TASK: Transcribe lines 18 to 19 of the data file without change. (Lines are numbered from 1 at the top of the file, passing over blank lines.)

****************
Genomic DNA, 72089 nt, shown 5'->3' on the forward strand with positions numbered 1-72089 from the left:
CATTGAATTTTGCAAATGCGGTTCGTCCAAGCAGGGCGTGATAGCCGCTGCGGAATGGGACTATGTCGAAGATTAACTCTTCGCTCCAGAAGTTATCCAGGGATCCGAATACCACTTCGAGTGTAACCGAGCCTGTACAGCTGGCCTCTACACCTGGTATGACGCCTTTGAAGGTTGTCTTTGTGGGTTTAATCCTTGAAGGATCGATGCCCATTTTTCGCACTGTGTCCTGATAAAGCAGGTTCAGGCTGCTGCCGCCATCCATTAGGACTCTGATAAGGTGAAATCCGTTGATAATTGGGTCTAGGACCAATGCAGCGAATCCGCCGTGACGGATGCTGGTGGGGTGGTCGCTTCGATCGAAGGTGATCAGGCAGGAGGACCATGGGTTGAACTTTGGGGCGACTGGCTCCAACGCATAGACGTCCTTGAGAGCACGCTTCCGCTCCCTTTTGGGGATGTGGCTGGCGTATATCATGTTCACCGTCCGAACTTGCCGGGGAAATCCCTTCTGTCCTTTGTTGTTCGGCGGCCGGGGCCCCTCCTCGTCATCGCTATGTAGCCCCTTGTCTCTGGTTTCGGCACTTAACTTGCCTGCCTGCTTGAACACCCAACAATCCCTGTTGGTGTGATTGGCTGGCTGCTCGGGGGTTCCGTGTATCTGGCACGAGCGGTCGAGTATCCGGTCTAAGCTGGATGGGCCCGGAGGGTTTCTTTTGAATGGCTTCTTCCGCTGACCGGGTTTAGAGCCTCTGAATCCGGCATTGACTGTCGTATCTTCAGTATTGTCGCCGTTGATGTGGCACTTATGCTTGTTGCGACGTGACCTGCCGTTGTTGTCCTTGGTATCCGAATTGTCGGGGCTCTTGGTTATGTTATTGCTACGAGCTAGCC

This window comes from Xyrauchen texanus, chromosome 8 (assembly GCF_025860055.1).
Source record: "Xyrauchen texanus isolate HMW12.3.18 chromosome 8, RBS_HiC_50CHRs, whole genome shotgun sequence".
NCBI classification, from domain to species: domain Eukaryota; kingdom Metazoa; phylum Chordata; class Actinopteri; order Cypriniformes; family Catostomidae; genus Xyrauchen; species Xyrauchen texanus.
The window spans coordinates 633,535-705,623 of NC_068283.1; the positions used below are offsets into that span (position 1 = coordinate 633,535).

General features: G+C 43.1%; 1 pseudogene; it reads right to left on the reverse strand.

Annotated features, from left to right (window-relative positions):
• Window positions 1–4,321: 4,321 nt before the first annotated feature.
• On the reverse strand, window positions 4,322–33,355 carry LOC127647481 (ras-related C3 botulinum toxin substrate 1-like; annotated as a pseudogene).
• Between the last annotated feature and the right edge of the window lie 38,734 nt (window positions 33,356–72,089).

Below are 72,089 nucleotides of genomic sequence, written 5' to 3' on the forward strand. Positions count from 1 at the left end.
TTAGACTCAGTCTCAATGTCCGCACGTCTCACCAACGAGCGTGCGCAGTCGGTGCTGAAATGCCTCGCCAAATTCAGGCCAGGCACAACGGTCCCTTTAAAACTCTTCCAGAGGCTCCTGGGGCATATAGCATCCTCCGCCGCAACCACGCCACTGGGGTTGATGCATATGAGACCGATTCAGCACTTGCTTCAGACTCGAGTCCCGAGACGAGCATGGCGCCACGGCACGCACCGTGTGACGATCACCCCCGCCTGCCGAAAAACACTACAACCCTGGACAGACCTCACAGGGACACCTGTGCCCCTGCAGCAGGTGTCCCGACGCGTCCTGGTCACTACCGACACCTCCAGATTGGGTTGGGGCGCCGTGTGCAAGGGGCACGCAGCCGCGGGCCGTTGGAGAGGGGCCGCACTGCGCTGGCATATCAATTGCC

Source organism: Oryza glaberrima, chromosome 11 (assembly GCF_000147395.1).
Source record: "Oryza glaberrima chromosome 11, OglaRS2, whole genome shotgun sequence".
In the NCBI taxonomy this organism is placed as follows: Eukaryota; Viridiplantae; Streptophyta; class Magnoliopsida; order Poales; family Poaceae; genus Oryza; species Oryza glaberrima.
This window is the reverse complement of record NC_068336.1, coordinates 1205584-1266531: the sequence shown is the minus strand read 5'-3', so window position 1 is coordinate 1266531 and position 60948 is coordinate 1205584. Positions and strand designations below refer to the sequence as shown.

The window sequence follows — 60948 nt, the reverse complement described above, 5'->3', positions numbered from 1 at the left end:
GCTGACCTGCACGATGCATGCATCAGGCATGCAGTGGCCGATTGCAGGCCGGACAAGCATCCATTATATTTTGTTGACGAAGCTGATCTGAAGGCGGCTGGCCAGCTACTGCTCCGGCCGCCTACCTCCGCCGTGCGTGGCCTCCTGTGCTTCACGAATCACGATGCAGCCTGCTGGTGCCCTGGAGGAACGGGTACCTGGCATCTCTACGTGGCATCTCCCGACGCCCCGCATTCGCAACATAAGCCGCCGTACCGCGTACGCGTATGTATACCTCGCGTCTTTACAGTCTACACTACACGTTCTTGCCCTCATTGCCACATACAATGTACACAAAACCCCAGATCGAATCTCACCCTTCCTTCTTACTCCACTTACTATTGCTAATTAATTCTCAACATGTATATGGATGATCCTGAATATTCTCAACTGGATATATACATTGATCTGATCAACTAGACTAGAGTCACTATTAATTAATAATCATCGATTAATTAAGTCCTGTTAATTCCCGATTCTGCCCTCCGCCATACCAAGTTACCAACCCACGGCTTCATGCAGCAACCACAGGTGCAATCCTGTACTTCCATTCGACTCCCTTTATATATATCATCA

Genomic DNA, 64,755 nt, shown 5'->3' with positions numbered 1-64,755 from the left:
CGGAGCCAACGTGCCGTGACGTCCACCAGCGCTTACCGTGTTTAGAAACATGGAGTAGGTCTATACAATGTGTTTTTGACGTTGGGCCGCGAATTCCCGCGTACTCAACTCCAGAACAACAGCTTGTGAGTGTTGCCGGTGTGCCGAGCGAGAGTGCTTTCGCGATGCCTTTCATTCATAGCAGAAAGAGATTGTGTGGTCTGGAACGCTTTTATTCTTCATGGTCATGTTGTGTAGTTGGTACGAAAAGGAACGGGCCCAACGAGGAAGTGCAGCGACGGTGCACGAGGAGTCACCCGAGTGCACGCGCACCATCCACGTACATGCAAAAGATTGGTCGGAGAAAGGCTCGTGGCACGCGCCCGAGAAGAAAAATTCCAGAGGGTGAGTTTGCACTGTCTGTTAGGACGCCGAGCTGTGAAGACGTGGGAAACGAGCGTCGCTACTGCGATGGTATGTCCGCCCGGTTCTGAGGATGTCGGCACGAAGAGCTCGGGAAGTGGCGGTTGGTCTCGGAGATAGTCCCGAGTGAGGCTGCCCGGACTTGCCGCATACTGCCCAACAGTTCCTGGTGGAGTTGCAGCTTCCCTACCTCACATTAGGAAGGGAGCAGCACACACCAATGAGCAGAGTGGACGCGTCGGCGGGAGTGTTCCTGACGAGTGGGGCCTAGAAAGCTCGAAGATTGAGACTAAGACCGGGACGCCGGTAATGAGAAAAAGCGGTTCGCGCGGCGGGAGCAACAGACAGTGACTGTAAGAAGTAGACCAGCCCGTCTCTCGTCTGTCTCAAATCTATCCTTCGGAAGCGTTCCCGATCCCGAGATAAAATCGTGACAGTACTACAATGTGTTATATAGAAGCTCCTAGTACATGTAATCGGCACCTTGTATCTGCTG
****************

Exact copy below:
The window sequence follows — 60948 nt, the reverse complement described above, 5'->3', positions numbered from 1 at the left end:
GCTGACCTGCACGATGCATGCATCAGGCATGCAGTGGCCGATTGCAGGCCGGACAAGCATCCATTATATTTTGTTGACGAAGCTGATCTGAAGGCGGCTGGCCAGCTACTGCTCCGGCCGCCTACCTCCGCCGTGCGTGGCCTCCTGTGCTTCACGAATCACGATGCAGCCTGCTGGTGCCCTGGAGGAACGGGTACCTGGCATCTCTACGTGGCATCTCCCGACGCCCCGCATTCGCAACATAAGCCGCCGTACCGCGTACGCGTATGTATACCTCGCGTCTTTACAGTCTACACTACACGTTCTTGCCCTCATTGCCACATACAATGTACACAAAACCCCAGATCGAATCTCACCCTTCCTTCTTACTCCACTTACTATTGCTAATTAATTCTCAACATGTATATGGATGATCCTGAATATTCTCAACTGGATATATACATTGATCTGATCAACTAGACTAGAGTCACTATTAATTAATAATCATCGATTAATTAAGTCCTGTTAATTCCCGATTCTGCCCTCCGCCATACCAAGTTACCAACCCACGGCTTCATGCAGCAACCACAGGTGCAATCCTGTACTTCCATTCGACTCCCTTTATATATATCATCA